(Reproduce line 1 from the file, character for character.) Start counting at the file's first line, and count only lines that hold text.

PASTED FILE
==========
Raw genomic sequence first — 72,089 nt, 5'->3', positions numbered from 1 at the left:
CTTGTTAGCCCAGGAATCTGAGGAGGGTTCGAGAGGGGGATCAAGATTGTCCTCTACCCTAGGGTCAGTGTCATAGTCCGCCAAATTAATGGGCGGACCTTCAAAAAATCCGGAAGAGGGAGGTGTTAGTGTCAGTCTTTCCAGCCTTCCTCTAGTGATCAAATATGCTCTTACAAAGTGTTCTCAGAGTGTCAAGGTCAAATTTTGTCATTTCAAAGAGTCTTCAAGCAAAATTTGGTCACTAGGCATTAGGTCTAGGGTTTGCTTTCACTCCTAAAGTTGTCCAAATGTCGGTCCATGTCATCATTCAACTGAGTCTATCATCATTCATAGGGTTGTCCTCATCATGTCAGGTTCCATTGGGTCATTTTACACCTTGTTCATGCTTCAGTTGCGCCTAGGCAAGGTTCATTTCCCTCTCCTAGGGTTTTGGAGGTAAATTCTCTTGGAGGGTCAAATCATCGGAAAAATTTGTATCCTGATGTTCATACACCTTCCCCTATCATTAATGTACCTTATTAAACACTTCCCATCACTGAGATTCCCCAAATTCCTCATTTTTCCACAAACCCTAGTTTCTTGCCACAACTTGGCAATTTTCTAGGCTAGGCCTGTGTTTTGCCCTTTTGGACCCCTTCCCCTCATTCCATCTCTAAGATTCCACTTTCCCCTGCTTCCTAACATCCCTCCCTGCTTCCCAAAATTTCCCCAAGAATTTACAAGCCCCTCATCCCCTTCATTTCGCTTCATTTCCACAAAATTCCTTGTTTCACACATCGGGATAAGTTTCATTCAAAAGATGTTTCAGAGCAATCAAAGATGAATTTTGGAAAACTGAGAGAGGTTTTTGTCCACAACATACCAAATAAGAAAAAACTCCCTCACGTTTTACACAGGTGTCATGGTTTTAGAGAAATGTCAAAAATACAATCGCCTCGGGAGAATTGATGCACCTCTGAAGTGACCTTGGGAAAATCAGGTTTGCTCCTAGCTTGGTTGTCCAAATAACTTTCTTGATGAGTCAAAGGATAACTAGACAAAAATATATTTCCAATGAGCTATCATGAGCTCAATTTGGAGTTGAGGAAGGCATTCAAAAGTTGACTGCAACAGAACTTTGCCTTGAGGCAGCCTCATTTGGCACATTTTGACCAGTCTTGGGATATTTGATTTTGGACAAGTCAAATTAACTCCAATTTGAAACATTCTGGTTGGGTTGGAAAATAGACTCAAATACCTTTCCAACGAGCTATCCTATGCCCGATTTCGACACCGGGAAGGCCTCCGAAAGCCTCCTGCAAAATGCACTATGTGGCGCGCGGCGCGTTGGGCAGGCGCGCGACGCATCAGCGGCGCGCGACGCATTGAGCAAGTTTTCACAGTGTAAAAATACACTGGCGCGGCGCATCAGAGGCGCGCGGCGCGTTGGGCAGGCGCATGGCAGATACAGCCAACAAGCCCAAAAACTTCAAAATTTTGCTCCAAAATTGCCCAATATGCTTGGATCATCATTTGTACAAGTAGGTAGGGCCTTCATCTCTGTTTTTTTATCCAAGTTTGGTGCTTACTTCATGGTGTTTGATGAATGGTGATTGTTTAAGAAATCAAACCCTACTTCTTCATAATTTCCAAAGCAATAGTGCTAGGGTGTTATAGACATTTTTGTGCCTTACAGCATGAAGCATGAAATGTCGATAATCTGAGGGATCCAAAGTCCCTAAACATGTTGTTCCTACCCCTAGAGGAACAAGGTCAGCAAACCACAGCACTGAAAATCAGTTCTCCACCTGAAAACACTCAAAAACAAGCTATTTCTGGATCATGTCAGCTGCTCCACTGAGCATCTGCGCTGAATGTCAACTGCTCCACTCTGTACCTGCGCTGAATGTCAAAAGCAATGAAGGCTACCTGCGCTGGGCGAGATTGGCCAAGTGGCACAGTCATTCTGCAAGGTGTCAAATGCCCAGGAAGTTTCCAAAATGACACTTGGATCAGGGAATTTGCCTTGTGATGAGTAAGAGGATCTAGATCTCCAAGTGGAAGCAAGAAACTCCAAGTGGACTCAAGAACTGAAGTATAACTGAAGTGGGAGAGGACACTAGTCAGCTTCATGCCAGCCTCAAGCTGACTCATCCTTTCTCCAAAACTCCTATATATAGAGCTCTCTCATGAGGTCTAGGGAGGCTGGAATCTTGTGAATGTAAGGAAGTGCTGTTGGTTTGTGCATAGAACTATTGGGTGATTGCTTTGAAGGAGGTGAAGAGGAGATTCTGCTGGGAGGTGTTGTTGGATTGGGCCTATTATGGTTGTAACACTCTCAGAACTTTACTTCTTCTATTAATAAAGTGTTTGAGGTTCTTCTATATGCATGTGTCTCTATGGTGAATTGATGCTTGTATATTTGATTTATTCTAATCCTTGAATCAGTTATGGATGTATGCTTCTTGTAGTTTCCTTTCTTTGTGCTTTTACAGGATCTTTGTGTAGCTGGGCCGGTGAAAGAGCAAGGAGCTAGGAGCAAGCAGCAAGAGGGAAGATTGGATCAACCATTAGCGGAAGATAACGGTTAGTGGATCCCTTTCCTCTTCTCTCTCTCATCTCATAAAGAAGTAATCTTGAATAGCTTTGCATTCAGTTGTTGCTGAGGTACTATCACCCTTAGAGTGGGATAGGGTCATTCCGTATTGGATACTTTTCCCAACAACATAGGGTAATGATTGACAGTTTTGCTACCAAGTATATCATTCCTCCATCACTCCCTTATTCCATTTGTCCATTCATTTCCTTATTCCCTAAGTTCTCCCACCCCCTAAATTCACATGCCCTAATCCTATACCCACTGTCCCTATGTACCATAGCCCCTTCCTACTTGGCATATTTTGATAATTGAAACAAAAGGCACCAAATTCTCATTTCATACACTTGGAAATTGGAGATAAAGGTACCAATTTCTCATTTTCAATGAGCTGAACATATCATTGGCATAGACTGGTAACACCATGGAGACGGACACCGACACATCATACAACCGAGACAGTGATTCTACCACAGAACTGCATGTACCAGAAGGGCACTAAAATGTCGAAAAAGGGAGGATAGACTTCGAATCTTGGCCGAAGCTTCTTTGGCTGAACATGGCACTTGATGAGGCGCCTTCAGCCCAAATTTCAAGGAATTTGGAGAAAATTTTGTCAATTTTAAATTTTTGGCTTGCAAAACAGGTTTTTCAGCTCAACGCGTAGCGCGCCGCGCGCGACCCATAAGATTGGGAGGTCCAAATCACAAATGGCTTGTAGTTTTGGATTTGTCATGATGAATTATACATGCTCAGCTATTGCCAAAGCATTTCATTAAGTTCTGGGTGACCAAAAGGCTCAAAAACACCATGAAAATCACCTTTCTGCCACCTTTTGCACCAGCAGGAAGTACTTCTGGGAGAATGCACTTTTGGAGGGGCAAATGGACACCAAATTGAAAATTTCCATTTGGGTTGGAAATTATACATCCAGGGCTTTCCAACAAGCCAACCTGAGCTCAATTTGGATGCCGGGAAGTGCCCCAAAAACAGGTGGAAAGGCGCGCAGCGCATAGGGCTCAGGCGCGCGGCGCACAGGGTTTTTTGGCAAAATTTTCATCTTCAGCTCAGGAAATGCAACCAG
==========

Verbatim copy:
Raw genomic sequence first — 72,089 nt, 5'->3', positions numbered from 1 at the left: